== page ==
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Club Med owner Fosun lured by Tsingtao beer guzzlers in China
[SHANGHAI] Fosun International's investment in Tsingtao Brewery is the latest step in the conglomerate's strategy of catering to China's rising middle-class family while also satisfying the government's push for greater local investments.
Shanghai-based Fosun is paying US$847 million to acquire an 18 per cent stake in China's third-largest brewer from Asahi Group Holdings. In the short run, Fosun can help widen Tsingtao's distribution network in more than 70 Club Med resorts worldwide; in the long run, Fosun's track record in restructuring state-owned companies could help Tsingtao optimise efficiency, according to analysts at China International Capital Corp.
"We like the deal, as Fosun will team up with a sound beer brand at a bargain price," CICC analysts Yinmin Gu, Victor Wang and Zhang Shuaishuai wrote in a note on Thursday.
Fosun picked up its stake for HK$27.22 a share, a 32 per cent discount to Wednesday's closing price. Tsingtao shares dropped about four per cent to HK$38.35 in midday trading Thursday, still above the purchase price.
The deal offers little surprise for those familiar with Fosun, which has been collecting consumer brands at home and abroad in the past few years. The company, which models itself after Warren Buffett's Berkshire Hathaway, says its diversified investment strategy is centred around "health, wealth, happiness" - namely consumer, health care and financial assets that could provide an all-around solution to middle-class family needs.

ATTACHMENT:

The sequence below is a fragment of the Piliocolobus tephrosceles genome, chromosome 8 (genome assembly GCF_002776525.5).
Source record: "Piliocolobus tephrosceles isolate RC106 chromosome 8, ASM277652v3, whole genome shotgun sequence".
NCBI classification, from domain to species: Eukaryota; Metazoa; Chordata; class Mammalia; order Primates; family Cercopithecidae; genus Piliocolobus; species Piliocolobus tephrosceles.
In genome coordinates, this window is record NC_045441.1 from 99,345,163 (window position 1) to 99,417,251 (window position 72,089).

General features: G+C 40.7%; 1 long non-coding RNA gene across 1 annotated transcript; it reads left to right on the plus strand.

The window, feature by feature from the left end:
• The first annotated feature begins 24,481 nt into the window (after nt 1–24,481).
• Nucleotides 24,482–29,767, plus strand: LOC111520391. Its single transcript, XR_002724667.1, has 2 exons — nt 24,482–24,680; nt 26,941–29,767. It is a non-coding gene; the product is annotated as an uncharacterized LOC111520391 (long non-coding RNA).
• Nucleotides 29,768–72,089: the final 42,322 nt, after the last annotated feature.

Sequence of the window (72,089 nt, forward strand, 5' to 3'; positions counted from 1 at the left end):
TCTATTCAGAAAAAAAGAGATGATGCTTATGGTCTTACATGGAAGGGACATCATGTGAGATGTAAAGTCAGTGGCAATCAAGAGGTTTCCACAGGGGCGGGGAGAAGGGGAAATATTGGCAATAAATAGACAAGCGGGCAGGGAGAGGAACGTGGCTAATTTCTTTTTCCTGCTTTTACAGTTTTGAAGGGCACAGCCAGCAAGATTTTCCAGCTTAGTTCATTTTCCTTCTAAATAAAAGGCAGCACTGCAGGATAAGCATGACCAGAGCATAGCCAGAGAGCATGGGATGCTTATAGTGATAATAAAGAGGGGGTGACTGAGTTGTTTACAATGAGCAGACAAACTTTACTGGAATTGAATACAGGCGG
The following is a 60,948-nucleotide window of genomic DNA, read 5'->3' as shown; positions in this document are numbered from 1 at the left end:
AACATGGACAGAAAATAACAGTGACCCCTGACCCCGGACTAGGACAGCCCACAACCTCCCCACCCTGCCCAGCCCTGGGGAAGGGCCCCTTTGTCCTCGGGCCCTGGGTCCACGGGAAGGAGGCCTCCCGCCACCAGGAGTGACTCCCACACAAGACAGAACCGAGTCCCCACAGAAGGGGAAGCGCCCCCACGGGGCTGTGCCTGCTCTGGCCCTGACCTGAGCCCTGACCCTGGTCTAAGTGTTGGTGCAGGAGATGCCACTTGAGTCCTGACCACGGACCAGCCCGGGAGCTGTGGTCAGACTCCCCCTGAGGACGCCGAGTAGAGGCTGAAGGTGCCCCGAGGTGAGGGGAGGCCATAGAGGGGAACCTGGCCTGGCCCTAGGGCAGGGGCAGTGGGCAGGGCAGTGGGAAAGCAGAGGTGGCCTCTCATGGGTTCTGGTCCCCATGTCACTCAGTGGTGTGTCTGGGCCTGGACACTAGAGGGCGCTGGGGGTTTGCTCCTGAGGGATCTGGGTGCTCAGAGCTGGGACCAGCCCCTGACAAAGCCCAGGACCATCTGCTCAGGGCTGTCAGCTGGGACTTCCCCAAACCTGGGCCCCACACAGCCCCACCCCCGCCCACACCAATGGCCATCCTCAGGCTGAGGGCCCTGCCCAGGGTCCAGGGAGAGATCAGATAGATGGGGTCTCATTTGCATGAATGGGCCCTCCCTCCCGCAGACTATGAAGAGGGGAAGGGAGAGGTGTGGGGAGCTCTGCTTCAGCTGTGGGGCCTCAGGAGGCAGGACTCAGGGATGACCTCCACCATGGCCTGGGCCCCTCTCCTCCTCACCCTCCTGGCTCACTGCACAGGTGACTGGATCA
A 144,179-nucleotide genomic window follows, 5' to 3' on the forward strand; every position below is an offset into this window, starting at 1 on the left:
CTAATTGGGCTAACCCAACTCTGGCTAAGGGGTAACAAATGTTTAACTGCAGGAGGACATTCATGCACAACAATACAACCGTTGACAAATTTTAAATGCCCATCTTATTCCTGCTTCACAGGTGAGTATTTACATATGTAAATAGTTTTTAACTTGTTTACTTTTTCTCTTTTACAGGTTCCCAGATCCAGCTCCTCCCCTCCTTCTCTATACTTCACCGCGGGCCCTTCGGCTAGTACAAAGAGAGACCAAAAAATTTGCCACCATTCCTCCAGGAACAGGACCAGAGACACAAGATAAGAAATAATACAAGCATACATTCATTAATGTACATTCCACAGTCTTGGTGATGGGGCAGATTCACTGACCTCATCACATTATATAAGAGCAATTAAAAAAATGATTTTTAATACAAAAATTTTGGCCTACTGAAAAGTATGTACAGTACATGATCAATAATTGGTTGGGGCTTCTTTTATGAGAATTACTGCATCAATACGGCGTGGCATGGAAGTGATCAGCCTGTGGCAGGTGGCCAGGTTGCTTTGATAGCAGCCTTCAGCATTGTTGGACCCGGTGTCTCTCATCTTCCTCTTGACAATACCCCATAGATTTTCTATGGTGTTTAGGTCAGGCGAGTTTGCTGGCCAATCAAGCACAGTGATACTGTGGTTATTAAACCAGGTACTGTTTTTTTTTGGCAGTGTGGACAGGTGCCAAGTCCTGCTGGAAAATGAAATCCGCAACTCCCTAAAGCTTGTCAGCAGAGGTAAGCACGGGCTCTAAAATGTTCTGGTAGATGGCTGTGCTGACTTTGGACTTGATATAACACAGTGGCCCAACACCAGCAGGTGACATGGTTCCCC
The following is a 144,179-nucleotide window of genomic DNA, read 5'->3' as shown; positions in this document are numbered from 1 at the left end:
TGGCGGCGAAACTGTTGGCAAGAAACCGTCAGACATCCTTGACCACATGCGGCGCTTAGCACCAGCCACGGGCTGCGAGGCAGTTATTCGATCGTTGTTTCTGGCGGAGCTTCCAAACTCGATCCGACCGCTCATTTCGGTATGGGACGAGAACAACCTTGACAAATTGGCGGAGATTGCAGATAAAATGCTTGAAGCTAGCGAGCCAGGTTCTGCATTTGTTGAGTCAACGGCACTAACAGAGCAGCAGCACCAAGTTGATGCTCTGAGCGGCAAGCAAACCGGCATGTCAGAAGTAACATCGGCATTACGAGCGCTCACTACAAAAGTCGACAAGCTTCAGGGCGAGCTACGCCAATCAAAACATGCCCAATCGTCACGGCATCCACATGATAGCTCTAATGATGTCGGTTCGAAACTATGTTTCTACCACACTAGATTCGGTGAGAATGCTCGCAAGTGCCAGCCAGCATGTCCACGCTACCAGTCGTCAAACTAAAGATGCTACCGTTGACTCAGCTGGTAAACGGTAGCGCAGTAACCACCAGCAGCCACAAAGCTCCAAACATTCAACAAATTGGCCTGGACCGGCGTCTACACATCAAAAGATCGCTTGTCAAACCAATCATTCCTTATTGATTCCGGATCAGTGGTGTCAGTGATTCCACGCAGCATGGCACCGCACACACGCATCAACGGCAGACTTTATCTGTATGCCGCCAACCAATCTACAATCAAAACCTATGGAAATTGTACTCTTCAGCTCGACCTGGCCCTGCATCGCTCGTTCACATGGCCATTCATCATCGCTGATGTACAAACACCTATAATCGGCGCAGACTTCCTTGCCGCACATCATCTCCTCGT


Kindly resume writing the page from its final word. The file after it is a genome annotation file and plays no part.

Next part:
The purchase will give Fosun a presence in a market where increasingly wealthy Chinese drinkers are looking to switch to premium labels. The nation's upper-middle-class is fueling a boom that will add US$1.8 trillion in new consumption by 2021, about the size of Germany's consumer economy today, according to a report by Boston Consulting Group and the research arm of Alibaba Group Holdings this year.
"The acquisition is in line with their strategy to grow the consumer business that caters to China's middle class," OCBC Investment Research analyst Low Pei Han said by phone. Still, it remains to be seen if Fosun "is able to come up with new ideas to cater to more targeted segments, or drive synergy with its existing investment portfolios," she said.
Fosun's ability to invest in a state-owned company again may soothe investors' nerves over an overhang of potential political risks. Billionaire chairman Guo Guangchang's brief disappearance in 2015 spooked investors that prompted share prices to fall. This year, the company is among the group of acquisitive firms that were caught up in government scrutiny over outbound transactions.
"This should also be a deal welcomed by the Chinese government; it is an investment in China's domestic economy which is set to grow," Ms Low said.
Fosun has announced about US$21 billion in acquisitions since 2013, according to data compiled by Bloomberg. The company said this week it's in talks to acquire Italian lingerie maker La Perla. A Fosun-led Chinese consortium agreed to buy French margarine maker St Hubert in July.